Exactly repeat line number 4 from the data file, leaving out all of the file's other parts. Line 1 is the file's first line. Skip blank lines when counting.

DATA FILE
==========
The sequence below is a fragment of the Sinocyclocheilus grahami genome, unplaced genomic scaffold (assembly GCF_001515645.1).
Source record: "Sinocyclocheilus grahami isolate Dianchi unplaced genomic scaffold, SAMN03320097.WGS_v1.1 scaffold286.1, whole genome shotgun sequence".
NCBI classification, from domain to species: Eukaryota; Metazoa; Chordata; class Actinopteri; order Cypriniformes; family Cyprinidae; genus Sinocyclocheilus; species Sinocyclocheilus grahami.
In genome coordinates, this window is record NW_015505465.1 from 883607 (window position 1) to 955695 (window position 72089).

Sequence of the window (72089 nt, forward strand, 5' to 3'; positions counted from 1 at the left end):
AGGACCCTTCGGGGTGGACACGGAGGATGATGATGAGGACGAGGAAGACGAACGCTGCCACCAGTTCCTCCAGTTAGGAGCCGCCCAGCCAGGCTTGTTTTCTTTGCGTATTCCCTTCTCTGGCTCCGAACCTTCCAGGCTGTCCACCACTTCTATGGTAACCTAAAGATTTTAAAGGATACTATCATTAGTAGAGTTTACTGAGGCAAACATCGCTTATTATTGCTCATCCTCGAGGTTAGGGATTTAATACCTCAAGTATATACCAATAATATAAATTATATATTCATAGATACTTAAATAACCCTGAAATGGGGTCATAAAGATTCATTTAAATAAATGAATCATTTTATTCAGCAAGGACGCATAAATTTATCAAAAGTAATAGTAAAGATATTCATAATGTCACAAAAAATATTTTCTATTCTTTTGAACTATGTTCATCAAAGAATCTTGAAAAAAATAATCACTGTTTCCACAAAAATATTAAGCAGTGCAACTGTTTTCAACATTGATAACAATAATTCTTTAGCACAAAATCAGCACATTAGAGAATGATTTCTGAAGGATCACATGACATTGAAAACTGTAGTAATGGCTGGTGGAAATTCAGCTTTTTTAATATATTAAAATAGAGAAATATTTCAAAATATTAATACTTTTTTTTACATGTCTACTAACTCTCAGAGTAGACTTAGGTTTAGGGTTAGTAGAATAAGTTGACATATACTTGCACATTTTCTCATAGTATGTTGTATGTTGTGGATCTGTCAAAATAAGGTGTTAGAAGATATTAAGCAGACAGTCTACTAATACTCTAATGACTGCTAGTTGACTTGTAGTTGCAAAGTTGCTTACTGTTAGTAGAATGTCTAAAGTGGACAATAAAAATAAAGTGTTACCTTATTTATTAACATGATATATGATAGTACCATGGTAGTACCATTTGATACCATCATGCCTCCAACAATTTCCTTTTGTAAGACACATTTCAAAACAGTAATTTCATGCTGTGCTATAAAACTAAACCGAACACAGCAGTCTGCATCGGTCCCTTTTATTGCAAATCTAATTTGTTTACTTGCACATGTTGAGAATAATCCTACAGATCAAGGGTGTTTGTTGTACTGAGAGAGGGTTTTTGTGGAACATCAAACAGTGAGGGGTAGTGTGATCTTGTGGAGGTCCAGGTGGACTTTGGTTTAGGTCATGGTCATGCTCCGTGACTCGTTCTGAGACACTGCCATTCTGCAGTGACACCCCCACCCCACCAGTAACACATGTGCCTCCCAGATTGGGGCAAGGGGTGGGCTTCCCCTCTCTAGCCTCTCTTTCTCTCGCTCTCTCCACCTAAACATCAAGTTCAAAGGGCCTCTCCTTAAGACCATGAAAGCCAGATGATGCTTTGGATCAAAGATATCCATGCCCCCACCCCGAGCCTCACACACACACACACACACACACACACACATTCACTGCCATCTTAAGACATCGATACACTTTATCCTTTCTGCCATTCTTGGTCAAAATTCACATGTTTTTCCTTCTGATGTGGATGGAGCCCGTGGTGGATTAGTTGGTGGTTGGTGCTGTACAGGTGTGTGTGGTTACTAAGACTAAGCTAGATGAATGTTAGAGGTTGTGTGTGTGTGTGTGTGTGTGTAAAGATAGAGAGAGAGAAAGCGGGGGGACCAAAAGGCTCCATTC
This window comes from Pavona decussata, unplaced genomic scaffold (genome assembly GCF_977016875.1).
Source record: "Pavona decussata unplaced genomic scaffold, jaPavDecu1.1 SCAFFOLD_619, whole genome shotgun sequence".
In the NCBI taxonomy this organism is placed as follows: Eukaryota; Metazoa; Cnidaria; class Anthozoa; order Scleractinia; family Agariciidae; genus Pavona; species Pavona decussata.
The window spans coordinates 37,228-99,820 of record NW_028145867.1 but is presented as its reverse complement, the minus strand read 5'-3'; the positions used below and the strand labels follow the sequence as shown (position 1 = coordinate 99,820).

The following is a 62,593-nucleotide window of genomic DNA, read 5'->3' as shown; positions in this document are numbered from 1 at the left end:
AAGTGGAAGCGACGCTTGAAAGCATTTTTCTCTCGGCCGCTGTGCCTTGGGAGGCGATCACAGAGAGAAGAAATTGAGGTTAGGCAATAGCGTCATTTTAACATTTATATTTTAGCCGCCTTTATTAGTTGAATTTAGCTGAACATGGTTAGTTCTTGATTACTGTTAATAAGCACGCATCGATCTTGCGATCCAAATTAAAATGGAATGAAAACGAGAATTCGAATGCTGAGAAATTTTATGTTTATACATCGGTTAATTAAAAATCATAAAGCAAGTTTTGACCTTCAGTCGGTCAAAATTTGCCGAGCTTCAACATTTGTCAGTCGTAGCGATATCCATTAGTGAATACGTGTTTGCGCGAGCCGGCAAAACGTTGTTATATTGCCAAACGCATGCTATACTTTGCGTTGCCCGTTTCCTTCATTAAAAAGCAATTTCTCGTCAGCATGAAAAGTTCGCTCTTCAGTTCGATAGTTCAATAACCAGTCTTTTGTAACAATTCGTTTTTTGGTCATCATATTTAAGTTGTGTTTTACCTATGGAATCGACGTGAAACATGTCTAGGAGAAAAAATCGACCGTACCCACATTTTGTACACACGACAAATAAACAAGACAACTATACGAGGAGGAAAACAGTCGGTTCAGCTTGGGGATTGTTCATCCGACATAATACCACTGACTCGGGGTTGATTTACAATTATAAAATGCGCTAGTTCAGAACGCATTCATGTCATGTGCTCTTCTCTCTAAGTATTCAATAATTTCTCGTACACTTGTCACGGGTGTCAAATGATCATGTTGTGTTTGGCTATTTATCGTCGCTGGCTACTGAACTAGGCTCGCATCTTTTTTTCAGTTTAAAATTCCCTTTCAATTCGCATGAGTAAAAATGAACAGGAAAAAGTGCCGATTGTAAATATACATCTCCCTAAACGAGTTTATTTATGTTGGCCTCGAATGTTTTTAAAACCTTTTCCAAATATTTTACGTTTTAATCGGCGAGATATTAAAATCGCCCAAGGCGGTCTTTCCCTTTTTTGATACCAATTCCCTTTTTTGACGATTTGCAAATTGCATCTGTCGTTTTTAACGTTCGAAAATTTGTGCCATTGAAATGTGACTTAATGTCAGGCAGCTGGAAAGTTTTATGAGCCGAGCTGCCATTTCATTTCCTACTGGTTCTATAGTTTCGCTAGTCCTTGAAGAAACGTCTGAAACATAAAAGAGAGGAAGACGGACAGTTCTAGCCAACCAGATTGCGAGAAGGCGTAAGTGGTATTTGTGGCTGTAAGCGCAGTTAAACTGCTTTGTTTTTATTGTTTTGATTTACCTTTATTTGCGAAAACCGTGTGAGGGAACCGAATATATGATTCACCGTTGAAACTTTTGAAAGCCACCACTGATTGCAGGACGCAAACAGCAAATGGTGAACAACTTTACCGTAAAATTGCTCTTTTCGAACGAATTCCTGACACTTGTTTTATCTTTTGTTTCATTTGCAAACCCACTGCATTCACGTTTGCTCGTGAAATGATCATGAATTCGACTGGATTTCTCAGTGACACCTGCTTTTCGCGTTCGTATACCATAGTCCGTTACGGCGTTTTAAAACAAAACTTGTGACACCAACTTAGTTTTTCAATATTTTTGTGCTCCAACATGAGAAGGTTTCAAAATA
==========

In genome coordinates, this window is record NW_015505465.1 from 883607 (window position 1) to 955695 (window position 72089).